Kamakazie scuba

Trip Start Feb 25, 2004
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Trip End Ongoing


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Monday, September 6, 2004

After securing a 4 dive 3 day scuba course whilst still in Kuta, i packed up my bags and left my new group of mates there whilst i went off to tackle and tame Bali's waters. The group i'd met were, although a good bunch of people, quite boring and happy to stay in Kuta for 2 weeks and not travel the island. My feet were itchy after a few days and bonds formed were not strong enough to keep me there. I wanted to, no NEEDED to explore! My advice to people reading this diary who are travelling/about to travel is that if you're not happy with either a group you're travelling with or a place you're in, then move on, on your own if necessary. I wasn't happy with the place and also wanted to get my open water and so moved on on my own... do not be afraid to do that!

Day one consisted of the morning being spent in a classroom, being taught by both a tv documentary and by my scuba instructor - Keku. I was the only student but Keku insisted on standing at the front of the class and addressing me as through there were 50 students in the room, raising his voice to near shouting and strutting around at the front of the room. On several occassions i had to bite my lip to not laugh. At midday Keku and i drove to a swimming pool where he taught me the basics of the aparatus we'd be using (BCD) and I put into practice some of the things i'd been learning in the classroom. I really enjoyed this part of the course and generally find i learn more by the 'hands on' approach. Day two consisted to a written exam, which, upon sucessful completion (thank god!) led to 2 dives to 8 metres on a reef. This, i must add, was amazing and i found i took to scuba quite well.

Now, day 3 was 2 18 metre dives on a ship wreck in a place called Turamben which was great. Visibility was about 15 metres and the light reflected off the thousands upon thousands of fish that were swimming around us. It was truely a magnificient sight. My confidence was high and i felt as though i was truely getting the hang of it. I was ofay with the equipment - setting it up, dismantling it and naming it all. After the second dive my instructor presented me with my card stating that i'd passed my exam and was competent in the water. Later on that day i bumped into a German guy whom i'd met at Singapore airport. Granted, he was boring (a trait that most germans seem to have) but a nice guy all the same. I joined his group consisting of a bikini clad american girl (i perked up instantly!) and their diving instructor come friend. They all invited me to dive the following day, the price was good and the girl had an underwater digital camera of which she would burn me a copy.... how could i refuse? So, we all sank a few bottles of vino and got early nights - had a morning dive commencing at 7am the following day. So, i sorted my equipment out, checked it was all working ok and strapped it to my back. 'Sorted' i thought. Although we dived in the same spot as my previous 2 dives, the time we dived made it so very different. We dived to 25 metres and began to explore the depths. I constantly monitored my oxygen level. After 25 minutes, the reading stated i had 50 bar left, which should be enough for a further 10 minutes below. I gave the thumbs up to my buddy who then swam off infront of me, with me following behind. 'No, surely not' i thought as i breathed in a felt difficulty in doing so. The other 3 divers were now about 5 metres infront of me and not looking back. I slightly panicked and checked the BCD reading which still showed about 45 bar and so i tried to breath in again. Nothing! I was 25 metres below the surface, the people i was diving with were swimming away from me and my air had cut out! My life didn't flash before my eyes, i didn't feel at rest or peaceful, i plain and simply panicked! My legs kicked (like the play on words) into action and propelled me forwards at a rate that most dolphins would be proud of! I urgently swam towards the group who were casually admiring the coral whilst i held my breath. I lunged forwards and ripped the flipper off my buddy who in turn spun around and could no doubt see i was in trouble! I indicated that i had no air and he spat out his mouth piece and offered it to me.... I was at passing out level when i took that first breath! Man, that could've nearly been it and it was not a good way to go! We shared air as we accended and i decided that it might be a good idea to try and close my eyes as they'd been open extremely wide for ages now! I then tried to use my tank of air which worked perfectly fine! As i struggled to get out of the water and back onto dry land i was the butt of the jokes! Now, in the UK that goddam oxygen tank would've been chucked as it was obviously faulty, but oh no, it was loaded up on the back of the truck, ready and waiting for the next unsuspecting punter!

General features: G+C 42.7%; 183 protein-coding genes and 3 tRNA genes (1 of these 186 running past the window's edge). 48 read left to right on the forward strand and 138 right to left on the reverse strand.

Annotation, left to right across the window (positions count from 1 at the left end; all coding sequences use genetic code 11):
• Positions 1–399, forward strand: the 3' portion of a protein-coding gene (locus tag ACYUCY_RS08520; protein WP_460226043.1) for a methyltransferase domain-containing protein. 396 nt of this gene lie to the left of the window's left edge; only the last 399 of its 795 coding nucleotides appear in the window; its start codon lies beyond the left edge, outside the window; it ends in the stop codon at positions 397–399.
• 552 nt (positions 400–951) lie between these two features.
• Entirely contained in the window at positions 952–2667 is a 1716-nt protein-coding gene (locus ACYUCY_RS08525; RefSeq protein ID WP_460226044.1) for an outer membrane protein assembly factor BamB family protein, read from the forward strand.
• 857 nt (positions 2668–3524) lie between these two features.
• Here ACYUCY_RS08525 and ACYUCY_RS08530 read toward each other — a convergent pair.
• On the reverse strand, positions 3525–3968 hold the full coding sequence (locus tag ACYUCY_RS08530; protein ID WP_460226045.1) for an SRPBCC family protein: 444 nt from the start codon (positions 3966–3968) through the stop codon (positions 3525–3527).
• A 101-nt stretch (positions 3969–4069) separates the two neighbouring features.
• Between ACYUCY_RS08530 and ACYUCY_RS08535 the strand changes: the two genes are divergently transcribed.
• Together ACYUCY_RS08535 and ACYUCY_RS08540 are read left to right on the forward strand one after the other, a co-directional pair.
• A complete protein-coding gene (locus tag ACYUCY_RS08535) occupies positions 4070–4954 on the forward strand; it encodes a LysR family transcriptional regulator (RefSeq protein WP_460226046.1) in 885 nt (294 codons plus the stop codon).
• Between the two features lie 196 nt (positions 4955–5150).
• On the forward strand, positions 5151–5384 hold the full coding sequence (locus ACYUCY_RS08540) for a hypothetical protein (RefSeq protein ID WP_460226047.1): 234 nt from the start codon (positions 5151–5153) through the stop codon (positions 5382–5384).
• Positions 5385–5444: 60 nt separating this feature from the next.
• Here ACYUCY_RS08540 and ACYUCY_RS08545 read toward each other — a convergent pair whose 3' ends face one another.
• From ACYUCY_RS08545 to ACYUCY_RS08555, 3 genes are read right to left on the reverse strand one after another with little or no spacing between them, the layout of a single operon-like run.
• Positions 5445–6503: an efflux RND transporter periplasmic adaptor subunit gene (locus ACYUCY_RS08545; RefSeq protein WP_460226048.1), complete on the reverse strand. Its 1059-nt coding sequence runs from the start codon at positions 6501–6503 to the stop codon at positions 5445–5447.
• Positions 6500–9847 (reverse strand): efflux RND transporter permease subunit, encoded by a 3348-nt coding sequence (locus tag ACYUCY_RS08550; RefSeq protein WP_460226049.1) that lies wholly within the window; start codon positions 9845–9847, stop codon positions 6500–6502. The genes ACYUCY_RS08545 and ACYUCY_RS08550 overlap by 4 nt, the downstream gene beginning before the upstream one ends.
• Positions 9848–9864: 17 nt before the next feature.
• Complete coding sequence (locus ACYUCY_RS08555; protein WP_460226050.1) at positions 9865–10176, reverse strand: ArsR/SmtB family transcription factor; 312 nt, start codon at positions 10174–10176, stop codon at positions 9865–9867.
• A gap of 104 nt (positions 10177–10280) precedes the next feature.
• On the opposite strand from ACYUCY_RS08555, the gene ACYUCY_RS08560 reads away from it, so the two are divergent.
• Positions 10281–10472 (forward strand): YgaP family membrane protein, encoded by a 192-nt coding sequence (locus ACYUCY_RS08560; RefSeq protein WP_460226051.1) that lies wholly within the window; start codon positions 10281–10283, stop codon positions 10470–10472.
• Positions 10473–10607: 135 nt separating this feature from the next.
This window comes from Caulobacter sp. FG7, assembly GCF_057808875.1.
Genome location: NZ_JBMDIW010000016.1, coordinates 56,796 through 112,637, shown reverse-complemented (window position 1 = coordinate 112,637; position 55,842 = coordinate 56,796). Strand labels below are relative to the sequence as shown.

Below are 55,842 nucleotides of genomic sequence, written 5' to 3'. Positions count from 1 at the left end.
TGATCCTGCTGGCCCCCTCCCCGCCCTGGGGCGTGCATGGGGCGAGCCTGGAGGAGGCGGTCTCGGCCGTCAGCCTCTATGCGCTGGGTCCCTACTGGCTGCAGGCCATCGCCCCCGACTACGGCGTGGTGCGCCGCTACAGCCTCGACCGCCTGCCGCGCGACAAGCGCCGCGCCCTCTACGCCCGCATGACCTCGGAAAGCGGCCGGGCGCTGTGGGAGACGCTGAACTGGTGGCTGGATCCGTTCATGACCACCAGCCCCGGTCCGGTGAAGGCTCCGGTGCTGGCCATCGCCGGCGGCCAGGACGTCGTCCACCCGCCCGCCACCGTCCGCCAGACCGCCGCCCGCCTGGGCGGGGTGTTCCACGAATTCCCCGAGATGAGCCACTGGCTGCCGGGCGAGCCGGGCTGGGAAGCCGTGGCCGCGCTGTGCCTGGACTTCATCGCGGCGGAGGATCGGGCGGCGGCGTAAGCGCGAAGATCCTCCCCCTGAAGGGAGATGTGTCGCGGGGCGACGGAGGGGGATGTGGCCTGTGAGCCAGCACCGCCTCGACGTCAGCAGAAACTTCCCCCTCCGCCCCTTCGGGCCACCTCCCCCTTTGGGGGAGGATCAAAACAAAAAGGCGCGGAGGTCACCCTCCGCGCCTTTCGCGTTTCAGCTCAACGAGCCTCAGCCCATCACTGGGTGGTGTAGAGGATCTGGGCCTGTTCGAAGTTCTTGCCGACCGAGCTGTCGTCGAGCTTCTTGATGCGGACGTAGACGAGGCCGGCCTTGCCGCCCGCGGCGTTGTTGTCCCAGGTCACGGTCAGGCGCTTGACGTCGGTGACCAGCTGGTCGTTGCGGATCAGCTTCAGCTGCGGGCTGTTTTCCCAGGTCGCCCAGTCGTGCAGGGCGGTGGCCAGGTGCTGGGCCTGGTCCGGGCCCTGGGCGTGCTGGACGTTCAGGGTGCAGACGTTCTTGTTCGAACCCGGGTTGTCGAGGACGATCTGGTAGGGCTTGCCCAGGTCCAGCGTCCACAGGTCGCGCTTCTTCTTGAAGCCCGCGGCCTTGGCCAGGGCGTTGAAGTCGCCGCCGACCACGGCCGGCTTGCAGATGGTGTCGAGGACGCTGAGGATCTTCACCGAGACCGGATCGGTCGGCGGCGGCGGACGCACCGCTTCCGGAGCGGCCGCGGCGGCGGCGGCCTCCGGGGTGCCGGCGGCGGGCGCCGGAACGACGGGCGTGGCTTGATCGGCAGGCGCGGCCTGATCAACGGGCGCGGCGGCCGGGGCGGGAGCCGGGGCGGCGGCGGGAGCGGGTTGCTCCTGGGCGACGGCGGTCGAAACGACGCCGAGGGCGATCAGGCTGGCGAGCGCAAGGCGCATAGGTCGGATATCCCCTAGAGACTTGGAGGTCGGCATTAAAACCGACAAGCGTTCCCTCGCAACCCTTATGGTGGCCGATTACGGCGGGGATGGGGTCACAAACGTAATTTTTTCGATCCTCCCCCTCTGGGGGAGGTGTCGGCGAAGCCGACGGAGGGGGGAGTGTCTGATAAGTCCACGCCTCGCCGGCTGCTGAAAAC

Asia at it's best!
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